Roberts also could turn Game 2 into a May/Gonsolin bullpen game, start Buehler in Game 3 with five days’ rest, push Kershaw back to Game 6 for an extra two days’ rest and have Urias available in relief in Game 7 like he was in the NLCS, with a rotation like this:

Game 1: Kershaw
Game 2: May/Gonsolin/bullpen game
Game 3: Buehler
Game 4: Urias
Game 5: May/Gonsolin/bullpen game
Game 6: Kershaw
Game 7: Buehler

The ballpark: So, it’s hard to call Globe Life Field a pitchers’ park after the Dodgers and Braves just combined for 25 home runs in seven games, but it is a big park, especially to the power alley in right-center. It certainly played as a tough home run park in the regular season, so that could be a key element.

This is especially true for the Rays, who don’t have the offensive depth of the Dodgers and have relied so much on the home run so far in the playoffs — 71.9% of their runs have come via the long ball (compared to just 41% in the regular season). The Rays just don’t have a long-sequence offense, and they led the majors in strikeouts, so they need to win low-scoring games in which they hit home runs. If the park takes some of that power away, it could be a short series.

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Toronto FC hoping to make MLS Cup run having spent much of 2020 far from home

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On a recent Thursday in Hartford, Conn., Toronto FC goalkeeper Quentin Westberg pondered the dichotomy of wanting to reach MLS Cup on Dec. 12, but also desiring to see his family again. Meanwhile, Jim Liston, the team’s director of sports science, was planning a trip to Lowe’s to buy 15 garbage cans so players could have an ice bath after training. As for manager Greg Vanney, he was fretting about his team’s health and the lack of practice time their schedule was affording.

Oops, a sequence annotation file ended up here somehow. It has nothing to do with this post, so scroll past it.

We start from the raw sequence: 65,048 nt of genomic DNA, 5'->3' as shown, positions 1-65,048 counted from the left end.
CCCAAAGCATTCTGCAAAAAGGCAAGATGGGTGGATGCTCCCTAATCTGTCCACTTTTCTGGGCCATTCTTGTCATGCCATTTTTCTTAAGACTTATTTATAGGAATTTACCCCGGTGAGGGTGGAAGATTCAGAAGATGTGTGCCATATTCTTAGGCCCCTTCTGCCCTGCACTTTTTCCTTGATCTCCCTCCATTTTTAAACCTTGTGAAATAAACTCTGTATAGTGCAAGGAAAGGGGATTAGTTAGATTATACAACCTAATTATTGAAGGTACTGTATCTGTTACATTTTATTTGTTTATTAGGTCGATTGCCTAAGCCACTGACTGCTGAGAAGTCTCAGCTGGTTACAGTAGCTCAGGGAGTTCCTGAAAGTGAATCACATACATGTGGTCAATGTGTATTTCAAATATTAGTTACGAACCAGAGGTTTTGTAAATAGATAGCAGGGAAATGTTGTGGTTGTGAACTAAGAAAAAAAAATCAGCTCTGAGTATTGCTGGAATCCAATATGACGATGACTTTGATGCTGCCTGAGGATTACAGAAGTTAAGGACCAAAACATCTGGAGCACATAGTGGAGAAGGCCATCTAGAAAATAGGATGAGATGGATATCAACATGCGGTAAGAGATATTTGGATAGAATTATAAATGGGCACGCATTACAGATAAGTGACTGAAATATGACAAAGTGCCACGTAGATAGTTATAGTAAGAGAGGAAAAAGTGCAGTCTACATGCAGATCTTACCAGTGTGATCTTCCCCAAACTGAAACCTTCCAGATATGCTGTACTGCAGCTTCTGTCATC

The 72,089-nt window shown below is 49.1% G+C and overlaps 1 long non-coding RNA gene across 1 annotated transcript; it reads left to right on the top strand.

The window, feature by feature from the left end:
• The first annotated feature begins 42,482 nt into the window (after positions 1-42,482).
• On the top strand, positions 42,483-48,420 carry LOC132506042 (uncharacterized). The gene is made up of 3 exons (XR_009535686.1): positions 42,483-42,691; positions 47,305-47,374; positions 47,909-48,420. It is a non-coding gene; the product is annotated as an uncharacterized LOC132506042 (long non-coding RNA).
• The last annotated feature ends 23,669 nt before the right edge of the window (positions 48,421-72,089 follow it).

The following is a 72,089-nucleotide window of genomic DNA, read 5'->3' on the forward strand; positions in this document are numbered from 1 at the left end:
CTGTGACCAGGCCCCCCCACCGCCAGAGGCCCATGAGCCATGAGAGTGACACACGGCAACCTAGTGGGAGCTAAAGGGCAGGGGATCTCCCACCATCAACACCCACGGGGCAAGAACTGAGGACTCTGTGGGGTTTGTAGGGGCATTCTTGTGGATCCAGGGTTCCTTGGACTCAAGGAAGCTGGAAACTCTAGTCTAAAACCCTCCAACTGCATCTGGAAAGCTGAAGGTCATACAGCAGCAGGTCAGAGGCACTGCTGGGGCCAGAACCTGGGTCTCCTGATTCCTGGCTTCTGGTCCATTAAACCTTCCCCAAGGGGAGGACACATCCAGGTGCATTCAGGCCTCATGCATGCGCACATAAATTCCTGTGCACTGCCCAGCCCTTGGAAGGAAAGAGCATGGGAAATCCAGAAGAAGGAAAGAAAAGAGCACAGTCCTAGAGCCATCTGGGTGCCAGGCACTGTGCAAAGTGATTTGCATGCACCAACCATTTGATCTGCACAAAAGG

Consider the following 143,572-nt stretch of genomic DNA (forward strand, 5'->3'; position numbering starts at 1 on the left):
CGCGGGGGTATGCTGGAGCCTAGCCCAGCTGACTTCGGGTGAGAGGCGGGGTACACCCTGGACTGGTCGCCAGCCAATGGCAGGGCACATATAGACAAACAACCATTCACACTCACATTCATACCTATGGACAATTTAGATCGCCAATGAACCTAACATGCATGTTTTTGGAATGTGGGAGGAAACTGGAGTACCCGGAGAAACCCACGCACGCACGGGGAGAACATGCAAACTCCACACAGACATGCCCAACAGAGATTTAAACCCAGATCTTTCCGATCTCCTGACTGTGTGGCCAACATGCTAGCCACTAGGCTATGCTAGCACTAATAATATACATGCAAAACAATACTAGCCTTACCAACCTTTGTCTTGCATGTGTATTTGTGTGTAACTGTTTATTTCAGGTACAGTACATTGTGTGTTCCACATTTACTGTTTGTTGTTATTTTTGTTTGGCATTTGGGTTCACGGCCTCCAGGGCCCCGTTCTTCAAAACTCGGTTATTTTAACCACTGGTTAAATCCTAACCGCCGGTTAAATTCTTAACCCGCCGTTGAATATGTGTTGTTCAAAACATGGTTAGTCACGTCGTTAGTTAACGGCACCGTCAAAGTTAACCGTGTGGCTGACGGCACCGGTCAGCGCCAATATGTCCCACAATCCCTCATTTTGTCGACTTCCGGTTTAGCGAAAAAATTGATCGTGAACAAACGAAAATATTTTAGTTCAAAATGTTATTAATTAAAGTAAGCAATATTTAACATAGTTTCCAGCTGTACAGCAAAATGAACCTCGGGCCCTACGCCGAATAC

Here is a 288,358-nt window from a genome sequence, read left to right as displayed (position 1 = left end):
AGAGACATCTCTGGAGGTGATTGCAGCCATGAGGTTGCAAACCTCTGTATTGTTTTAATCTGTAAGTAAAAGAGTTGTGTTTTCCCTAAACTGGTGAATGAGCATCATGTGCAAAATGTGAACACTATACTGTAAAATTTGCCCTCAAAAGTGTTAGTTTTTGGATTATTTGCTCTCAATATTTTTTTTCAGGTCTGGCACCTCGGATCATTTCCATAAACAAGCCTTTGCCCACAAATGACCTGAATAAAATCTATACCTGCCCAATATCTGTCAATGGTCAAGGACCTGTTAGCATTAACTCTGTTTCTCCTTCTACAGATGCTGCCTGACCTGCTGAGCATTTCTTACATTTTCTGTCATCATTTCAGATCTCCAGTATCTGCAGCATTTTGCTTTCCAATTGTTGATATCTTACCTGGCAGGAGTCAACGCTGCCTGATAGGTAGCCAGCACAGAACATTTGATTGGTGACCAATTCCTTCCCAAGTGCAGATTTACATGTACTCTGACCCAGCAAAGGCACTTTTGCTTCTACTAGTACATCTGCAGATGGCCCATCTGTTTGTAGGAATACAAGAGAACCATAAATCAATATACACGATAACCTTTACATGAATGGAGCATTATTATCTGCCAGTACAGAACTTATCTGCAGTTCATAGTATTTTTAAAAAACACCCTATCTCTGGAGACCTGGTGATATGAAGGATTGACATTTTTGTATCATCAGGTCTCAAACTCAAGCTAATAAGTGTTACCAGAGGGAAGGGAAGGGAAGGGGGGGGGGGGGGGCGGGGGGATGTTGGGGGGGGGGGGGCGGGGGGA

Such is the life of a team as it attempts to not only navigate its way through the COVID-19 pandemic, but has been forced to do it away from home.

Due to travel restrictions between the U.S. and Canada, TFC — like the league’s other two Canadian teams, Montreal Impact and Vancouver Whitecaps — set up a “home” base in the U.S. for the remainder of the season; Toronto were stationed in Hartford. (Vancouver Whitecaps took roost in Portland, ground-sharing with Timbers, while Montreal Impact split use of New York Red Bulls’ facilities in Harrison, N.J.) This was on top of nearly every team spending nearly a month inside a bubble back in July at the MLS is Back Tournament outside Orlando, Florida.

The Reds spent about seven weeks back in Toronto as they played a series of matches against Canadian teams. In mid-September, the remainder of the regular season — and the temporary move to Hartford — beckoned. The vagabond nature of the campaign is what led Liston to joke that he was willing to discuss “whatever five seasons” the team has been through so far. But for Vanney and the players, the campaign has required a special kind of focus.

“A lot of what we’ve done here, and what we try to preach here is just control the controllables, and don’t get too drawn into the things you can’t,” Vanney told ESPN. “Roll with it, and make the best out of whatever the situation is.”